Events Industry: Satisfying Work(ers)

The world of work has, of course, been changing since it first existed. Thank heavens for that. We don’t need to lug a deer back to our cave to survive; we just nip down the road to the supermarket, with the funds from our labours!

With the impact of technology, greater emphasis on positive HR practices, research influencing our understanding of organisational and human dynamics, and with that, the drive to create better employee engagement, changes are happening faster than ever. What we do has changed, how we do it has changed, and the demands from those working for us has changed.

We could talk about:

  • The shift in power…
  • Skills shortages that lead talented candidates to call the shots…
  • Businesses having to pay more to get the best…

Of course, the opposite is true when the shoe is on the other foot.

Yet, when it comes down to it, how easy is it to satisfy the demands of such a diverse workforce, should we bother, and what is the impact for team working? Not only are there implications for the strategies needed to recruit the best talent, but there are also significant considerations for the retention and management of employees to keep them engaged in our business. And, what leader doesn’t want to see an increase in discretionary effort?

God Damn love those Millennials!

As a Generation X (and an early adopter at that ?), I love those God damn Millennials. Why? Because they are ambitious to develop themselves, and having spent a long career in peak performance preaching the value of self-mastery as the single most important factor to achieving your best consistently, they excite me to a better workplace future. I am fortunate to work with a team of them now (and a couple of Generation X who might qualify, on the cusp), and they are great.

Providing the opportunity to learn and grow isn’t always that simple though.

At least not at the rate that Millennials might demand. Sometimes the structure doesn’t help, or the processes and procedures don’t support learning. But most often, management and leadership are the key blockers; dictating the pace of learning and growth around their own beliefs and insecurities. If you are a parent, you might relate – if you have said no to something that your child wants to explore, just because the timing isn’t right for you! Keeping up with someone who has a hunger for learning can be exhausting.

Reality prevails of course, and it might not be possible for hierarchical progression; smaller businesses can’t always offer that kind of movement. But, Millennials don’t care so much about progression upwards as they do being able to gain experiences and skills that contribute to a sense of personal achievement and their evolution. According to Karsh and Templin, 2013, Millennials prefer flat corporate culture and meaningful outcomes that are personally rewarding. The exciting thing about their mindset, is that the Millenials willingness to learn, is both refreshing and inspiring. It is also positively competitive, as opposed to the pistols at dawn approach that means one person’s success is at a cost to another.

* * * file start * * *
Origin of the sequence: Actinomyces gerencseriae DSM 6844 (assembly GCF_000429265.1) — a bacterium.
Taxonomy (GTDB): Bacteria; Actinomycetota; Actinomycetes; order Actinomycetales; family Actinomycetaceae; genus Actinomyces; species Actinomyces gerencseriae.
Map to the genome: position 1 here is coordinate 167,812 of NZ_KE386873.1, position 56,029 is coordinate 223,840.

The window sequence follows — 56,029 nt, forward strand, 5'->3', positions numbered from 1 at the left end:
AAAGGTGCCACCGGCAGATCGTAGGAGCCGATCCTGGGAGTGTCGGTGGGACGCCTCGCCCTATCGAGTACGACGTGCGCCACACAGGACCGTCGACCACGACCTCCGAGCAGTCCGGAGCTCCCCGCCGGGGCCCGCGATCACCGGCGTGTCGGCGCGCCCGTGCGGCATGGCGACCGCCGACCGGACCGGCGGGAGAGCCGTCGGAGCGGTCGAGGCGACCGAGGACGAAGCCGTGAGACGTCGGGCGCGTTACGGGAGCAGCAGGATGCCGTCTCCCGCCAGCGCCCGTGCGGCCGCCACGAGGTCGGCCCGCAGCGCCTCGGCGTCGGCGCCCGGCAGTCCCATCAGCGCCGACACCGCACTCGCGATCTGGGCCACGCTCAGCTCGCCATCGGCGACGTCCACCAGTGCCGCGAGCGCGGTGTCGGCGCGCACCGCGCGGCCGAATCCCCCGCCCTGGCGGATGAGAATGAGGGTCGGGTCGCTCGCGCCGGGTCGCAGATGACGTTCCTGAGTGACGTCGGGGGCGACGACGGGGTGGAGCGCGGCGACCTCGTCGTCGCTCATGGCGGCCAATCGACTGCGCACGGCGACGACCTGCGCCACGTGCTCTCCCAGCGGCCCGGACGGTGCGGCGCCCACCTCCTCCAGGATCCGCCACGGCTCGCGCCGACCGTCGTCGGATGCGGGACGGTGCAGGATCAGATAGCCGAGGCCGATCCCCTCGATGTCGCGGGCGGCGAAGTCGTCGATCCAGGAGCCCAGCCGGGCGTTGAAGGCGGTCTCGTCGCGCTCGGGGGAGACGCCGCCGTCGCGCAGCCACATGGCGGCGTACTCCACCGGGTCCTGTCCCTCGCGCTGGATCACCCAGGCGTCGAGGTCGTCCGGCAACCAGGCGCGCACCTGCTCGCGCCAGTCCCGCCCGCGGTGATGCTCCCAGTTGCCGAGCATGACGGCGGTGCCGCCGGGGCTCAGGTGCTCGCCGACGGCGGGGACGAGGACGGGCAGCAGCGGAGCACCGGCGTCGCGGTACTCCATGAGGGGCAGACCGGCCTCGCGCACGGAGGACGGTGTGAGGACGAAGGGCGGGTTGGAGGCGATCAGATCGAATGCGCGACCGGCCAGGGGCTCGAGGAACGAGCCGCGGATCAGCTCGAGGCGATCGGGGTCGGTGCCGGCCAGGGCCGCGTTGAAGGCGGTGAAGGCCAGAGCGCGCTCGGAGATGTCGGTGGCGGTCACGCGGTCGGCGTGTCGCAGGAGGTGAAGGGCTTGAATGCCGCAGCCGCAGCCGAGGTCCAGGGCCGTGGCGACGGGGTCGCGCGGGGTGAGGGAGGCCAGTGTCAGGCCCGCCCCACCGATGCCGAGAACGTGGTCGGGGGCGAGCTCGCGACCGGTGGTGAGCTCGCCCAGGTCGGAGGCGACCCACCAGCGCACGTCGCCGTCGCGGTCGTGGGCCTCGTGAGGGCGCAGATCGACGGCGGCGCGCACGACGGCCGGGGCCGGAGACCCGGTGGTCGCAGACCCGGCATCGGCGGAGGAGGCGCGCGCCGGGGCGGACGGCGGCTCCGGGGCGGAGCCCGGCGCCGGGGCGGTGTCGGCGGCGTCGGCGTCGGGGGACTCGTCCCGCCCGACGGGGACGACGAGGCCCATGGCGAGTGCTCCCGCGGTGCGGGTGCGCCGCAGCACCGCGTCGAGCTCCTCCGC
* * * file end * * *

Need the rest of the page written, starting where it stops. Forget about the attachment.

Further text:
Don’t get me wrong, Millennials want advancement too, but learning and growth – and supporting the creation their personal brand along their way – need to be available to them or they won’t stick around. They will move in search of experiences that are personally rewarding – and the businesses embracing this reality now, are already career planning for their employees by actively seeking the right experience outside the company as a part of their career journey.

How many companies in our industry are embracing the Millennials’ needs?

Fear not, if we don’t, the Millennials will design their career path for themselves. And let’s not confuse mobility on a career path with a lack of commitment. The same study found that Millennials want to feel deeply committed to their role and to work for a manager who will invest in their development. Since Millennials will form the largest part of the workforce for generations to come, the onus is on business to provide an environment that gets the best advantage of their particular talents and skills.

As for the Generation X, like me? More about us another time, if we haven’t been replaced by then ?.

Need some help, advice, support?

Imagine the working world where learning and development is integral to the way we manage and lead. In fact, we won’t be managing people in that world. Guiding, supporting and mentoring are key skills for future leaders. Self-mastery will be an essential criteria for the attainment of a leadership position. Even the vision and direction of a business would be conceptualised in the minds and voices of those delivering the business rather than leading it. Leaders will still take overall responsibility and accountability for the results, but the journey will be something more akin to the movie, The Matrix! Multiple layers, multiple dimensions, all coming together to achieve a common cause that benefits all. Now there’s a thought!

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